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The Princeton offense is an offensive basketball strategy which emphasizes constant motion, back-door cuts, picks on and off the ball, and disciplined teamwork. It was used and perfected at Princeton University by Pete Carril, though its roots may be traced back to Franklin “Cappy” Cappon, who coached Princeton in the late 1930s,and Bernard "Red" Sarachek, who coached at Yeshiva University from 1938 to 1977.
The offense is designed for a unit of five players who can each pass, shoot, and dribble at an above-average level. These players hope to isolate and exploit a mismatch using these skills.Positions become less important and on offense there is no point guard, shooting guard, small forward or power forward. However, there are certain rules that players running this offense are expected to follow.
The offense usually starts out with four players outside the three-point arc with one player at the top of the key. The ball is kept in constant motion through passing until either a mismatch allows a player to cut to the basket or a player without the ball cuts toward the unoccupied area under and around the basket, and is passed the ball for a layup. The post player is a very important player in the offense. He sets up in the high post and draws attention to his positioning. When the ball is received in to the post the players main objective is to find back door cutters or defenders who have fallen asleep on the weak side.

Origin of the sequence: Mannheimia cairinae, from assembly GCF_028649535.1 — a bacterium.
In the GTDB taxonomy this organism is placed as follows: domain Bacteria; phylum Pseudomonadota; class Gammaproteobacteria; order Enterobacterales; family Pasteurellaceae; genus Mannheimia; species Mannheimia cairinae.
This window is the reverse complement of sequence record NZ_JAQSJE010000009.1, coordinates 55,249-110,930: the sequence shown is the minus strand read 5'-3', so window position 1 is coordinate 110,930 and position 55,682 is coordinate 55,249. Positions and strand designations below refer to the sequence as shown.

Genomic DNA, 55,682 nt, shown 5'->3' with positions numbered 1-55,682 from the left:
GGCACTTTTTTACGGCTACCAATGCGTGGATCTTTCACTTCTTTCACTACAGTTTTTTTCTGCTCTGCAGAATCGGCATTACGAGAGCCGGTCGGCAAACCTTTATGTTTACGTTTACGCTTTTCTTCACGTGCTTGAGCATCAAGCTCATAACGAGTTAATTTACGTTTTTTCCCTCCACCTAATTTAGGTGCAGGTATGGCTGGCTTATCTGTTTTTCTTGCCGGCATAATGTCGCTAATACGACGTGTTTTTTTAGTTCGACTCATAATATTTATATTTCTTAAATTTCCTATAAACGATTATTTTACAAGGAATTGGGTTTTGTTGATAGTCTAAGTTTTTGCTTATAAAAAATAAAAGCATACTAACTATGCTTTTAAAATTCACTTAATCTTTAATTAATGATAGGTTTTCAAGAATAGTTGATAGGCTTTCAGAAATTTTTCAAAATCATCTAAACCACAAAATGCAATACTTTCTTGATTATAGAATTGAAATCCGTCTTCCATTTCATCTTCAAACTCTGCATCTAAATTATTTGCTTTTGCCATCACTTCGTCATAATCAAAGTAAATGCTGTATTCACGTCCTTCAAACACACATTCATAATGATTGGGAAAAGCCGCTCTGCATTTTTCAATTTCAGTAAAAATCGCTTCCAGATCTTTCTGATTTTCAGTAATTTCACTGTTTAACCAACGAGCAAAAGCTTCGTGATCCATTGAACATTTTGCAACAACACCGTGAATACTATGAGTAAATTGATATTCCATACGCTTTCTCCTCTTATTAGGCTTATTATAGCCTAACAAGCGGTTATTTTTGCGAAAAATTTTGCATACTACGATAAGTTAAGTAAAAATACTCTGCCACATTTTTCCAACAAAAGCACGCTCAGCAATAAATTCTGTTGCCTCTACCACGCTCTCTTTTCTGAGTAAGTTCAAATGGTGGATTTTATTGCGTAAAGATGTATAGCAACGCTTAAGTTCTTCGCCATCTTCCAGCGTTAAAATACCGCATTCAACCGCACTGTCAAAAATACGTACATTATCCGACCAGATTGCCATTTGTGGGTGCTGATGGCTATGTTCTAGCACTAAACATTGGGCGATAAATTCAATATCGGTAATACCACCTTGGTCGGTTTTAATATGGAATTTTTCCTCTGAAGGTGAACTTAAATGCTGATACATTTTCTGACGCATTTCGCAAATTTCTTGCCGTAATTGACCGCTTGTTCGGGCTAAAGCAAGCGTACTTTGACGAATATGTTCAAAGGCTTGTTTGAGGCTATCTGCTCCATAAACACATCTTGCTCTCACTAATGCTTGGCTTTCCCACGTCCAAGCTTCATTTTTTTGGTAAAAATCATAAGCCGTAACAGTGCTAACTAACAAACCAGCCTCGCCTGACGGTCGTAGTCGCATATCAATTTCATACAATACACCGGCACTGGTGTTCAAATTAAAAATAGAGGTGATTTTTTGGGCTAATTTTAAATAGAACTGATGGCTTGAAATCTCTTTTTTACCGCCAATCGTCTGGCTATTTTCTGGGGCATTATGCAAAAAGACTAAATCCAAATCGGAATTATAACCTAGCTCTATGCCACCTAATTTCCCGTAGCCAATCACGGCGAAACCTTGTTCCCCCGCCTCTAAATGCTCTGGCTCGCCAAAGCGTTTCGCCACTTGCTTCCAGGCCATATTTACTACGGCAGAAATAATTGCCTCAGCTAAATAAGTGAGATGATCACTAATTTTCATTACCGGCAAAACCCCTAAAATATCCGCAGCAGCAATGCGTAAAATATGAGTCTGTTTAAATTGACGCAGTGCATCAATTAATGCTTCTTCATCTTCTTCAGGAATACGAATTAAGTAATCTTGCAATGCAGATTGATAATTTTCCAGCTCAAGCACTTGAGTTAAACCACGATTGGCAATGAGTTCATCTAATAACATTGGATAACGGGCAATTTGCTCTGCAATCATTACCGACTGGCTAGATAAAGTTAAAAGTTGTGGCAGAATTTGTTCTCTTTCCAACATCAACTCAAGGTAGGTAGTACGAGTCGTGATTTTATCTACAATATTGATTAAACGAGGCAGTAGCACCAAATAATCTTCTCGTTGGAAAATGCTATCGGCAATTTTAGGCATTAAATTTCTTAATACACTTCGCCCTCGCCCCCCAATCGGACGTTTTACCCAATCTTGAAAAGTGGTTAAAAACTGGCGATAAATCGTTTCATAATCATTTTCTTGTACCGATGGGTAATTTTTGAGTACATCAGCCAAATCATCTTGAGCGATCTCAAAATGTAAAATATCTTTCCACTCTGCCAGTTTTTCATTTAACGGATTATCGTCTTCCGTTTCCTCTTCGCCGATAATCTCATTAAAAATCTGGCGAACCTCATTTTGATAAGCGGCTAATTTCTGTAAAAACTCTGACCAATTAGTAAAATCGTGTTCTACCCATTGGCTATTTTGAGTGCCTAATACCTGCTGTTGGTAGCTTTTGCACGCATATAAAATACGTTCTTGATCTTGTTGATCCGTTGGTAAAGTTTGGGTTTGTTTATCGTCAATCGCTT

The hallmark of the offense is the backdoor pass, where a player on the wing suddenly moves in towards the basket, receives a bounce pass from a guard on the perimeter, and (if done correctly) finds himself with no defenders between him and a layup. Alternatively, when the defensive team attempts to pack the paint to prevent backdoor cuts, the offense utilizes three point shots from the perimeter. All five players in the offense—including the center—should be competent at making a three-point attempt, further spreading the floor, and not allowing the defense to leave any player unattended.